Is it ok to pick my adult cat up by the scruff of the neck?

  • We have a 18 month old male, neutered cat. (His full name is Mr Sid Cuffuffle- Sid to his friends - no lie!)

    A mother cat carries her kittens by the scruff of the neck, as the skin is very loose. I am wondering if it is ok to pick a full grown adult cat up by the scruff of the neck. Our cat is only a young adult, so is it ok for younger adults, is there some cut off point.

    This post recommends holding a cat by the scruff of the neck, but I can imagine that there would be a difference between this and holding a cat up in the air by the scruff of the neck.

    What are the facts about picking up or holding adults cats by the scruff of the neck?

    Sid
    Mr Sid Cuffuffle (aka Sid)

    I certainly hope so, because I do it all the time.

    I find that gripping my cat's scruff (but lifting him with my other arm as I normally do) is an effective way of keeping him calm when he's fussy. Then again, he's a 14 pound beast and I don't think I could "scruff" him if I tried (too heavy!)

    Don't do it for very heavy cats as it can cause neckpain or possibly an injury. However it would be perfectly fine to lift then both by the scruff of the neck and an arm under their belly. That way they are both supported and held.

  • Of course, there is a huge difference. I'd never condone holding an 8 kg cat in the air by the scruff of the neck : always keep his back paws on ground, and as far as the answer linked in the question is concerned, release him as soon as he has swallowed his pill. And don't use scruffing when not necessary.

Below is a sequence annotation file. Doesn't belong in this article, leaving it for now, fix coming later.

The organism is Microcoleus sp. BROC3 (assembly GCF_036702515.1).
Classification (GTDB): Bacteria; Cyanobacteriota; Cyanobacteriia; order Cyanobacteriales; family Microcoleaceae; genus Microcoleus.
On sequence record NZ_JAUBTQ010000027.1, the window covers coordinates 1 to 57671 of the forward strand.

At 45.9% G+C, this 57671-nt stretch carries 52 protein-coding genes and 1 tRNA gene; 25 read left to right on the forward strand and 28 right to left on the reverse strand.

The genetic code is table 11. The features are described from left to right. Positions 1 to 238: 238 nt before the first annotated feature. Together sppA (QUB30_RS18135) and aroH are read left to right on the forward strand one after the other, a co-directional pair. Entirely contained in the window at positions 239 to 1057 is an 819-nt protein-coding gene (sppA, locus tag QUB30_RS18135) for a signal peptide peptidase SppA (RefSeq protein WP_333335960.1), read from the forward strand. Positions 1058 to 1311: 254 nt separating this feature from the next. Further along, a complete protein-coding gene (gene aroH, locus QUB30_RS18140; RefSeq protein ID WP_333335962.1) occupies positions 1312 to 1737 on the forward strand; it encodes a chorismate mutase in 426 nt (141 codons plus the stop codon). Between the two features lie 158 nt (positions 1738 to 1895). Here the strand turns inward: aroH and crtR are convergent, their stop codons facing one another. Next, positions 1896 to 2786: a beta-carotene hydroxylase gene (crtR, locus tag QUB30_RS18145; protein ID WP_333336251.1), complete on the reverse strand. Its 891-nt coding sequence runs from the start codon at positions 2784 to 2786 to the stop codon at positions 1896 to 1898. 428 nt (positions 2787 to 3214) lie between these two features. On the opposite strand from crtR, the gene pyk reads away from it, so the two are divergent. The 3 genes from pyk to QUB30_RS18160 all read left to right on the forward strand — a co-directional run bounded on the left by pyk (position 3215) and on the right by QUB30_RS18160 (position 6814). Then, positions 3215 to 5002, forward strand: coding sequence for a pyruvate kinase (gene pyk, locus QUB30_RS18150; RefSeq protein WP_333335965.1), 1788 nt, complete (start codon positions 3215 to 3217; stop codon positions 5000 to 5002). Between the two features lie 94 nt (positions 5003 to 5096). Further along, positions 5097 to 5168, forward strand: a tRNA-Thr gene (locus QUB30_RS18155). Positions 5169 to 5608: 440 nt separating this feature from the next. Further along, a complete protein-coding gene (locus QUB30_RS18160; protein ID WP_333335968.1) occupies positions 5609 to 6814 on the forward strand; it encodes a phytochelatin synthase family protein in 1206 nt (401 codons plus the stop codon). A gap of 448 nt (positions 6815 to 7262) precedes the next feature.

That being said, having tried to pill my cat without scruffing him, I feel it's much more comfortable for a cat to be scruffed during a few seconds than to be gently tortured during 5 minutes or more. That's a fact. ;)

    Now, no other facts, but experts advices (the bold weighting is from me) :

    Traditionally, scruffing (grasping the cat by the scruff of the neck) has been considered an acceptable way to maintain control of a cat because it does not harm the cat if done properly, and it is effective in many cases. However, scruffing has become a controversial issue. Some cats react negatively to scruffing and actually fight harder instead of holding still. Also, some overweight cats have very little loose tissue to scruff, so the hold will be less effective.

    In general, scruffing should be used only if minimal restraint techniques are not working. If scruffing seems necessary, try it for a few seconds. If the cat gets worse, discontinue and try something else. When scruffing a cat, use the minimum amount of force necessary and take care to avoid injuring the cat's neck. A cat should not be lifted or suspended by the scruff because this is uncomfortable and may make the cat's behavior worse.

    (Joanna M. Bassert & John A. Thomas, Clinical Textbook for Veterinary Technicians, 8th Edition, McCurnin's 2013, ISBN 978-1437726800 — p.186.)

    ‘Scruffing’ is a general term for a variety of holds on the skin of the cat's neck. Grasping the scruff of the neck varies from a gentle squeeze of skin, to grasping a larger fold of skin with varying amounts of pressure. Consideration of natural feline behavior can help put this technique into perspective. Cats grasp the scruff of the neck of other cats in only limited circumstances. During the first few weeks of life the mother cat may lift kittens by the scruff of the neck using her mouth. This is a method of transport and immobilization, and not a form of discipline. During mating, the tomcat grasps the scruff of the queen.